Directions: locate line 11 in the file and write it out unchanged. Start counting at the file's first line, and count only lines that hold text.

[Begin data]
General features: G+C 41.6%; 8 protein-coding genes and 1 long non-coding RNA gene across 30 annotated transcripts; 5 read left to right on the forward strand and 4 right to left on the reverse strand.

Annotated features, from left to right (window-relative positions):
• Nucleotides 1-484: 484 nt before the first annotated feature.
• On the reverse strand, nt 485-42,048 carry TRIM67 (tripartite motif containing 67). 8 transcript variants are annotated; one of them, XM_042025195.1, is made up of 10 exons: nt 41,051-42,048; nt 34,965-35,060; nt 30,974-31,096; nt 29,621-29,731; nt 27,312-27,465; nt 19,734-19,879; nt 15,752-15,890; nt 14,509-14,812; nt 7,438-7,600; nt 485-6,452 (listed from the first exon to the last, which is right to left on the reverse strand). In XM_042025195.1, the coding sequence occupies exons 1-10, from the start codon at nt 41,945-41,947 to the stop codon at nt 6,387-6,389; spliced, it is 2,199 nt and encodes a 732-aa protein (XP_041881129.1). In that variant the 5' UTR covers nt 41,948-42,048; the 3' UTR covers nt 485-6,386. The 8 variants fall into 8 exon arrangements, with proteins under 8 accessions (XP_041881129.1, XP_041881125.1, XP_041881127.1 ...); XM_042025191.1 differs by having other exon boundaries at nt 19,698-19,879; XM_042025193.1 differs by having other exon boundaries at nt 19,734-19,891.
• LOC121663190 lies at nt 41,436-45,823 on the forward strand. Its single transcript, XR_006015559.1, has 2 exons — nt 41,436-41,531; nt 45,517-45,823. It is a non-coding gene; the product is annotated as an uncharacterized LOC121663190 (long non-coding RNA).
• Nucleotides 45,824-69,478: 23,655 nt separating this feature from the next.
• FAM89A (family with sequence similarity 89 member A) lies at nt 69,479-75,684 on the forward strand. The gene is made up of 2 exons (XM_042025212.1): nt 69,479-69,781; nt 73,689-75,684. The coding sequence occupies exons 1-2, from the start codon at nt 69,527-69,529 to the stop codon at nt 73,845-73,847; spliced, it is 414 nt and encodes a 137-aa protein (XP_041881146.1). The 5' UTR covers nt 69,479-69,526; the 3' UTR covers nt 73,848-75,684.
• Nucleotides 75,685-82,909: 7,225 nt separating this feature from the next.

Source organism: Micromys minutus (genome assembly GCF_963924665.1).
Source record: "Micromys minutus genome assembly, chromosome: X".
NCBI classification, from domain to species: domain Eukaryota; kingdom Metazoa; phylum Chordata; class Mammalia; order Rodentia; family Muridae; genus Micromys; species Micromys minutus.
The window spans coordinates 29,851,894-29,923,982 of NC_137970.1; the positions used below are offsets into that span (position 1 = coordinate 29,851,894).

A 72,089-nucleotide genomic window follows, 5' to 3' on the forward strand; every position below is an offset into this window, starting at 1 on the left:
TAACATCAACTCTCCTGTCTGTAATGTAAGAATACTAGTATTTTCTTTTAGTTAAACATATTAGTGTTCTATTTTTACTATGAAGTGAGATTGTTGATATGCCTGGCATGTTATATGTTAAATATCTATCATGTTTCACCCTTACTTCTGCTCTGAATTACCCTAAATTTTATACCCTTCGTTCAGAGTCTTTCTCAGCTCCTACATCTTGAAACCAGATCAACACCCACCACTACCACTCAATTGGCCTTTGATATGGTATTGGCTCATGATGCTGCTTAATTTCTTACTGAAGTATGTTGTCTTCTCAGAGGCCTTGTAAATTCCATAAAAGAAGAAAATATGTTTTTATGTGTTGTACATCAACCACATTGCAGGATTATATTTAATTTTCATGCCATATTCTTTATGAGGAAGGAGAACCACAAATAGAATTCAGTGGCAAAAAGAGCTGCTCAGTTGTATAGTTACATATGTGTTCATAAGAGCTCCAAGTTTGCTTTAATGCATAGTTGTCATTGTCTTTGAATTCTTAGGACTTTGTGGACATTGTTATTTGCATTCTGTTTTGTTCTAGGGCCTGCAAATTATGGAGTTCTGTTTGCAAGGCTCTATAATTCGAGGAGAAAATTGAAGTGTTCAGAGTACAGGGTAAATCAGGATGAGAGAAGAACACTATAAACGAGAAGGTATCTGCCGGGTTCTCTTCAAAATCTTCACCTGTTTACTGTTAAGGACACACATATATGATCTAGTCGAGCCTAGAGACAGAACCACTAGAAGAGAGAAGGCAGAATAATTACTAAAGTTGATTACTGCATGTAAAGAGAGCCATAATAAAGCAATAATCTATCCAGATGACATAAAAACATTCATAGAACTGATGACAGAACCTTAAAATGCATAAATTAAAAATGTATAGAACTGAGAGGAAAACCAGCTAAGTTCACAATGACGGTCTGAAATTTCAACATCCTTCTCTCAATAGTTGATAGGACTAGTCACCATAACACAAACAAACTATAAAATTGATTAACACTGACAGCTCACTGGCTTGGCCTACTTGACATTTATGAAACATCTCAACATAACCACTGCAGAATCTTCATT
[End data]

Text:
NCBI classification, from domain to species: domain Eukaryota; kingdom Metazoa; phylum Chordata; class Mammalia; order Rodentia; family Muridae; genus Micromys; species Micromys minutus.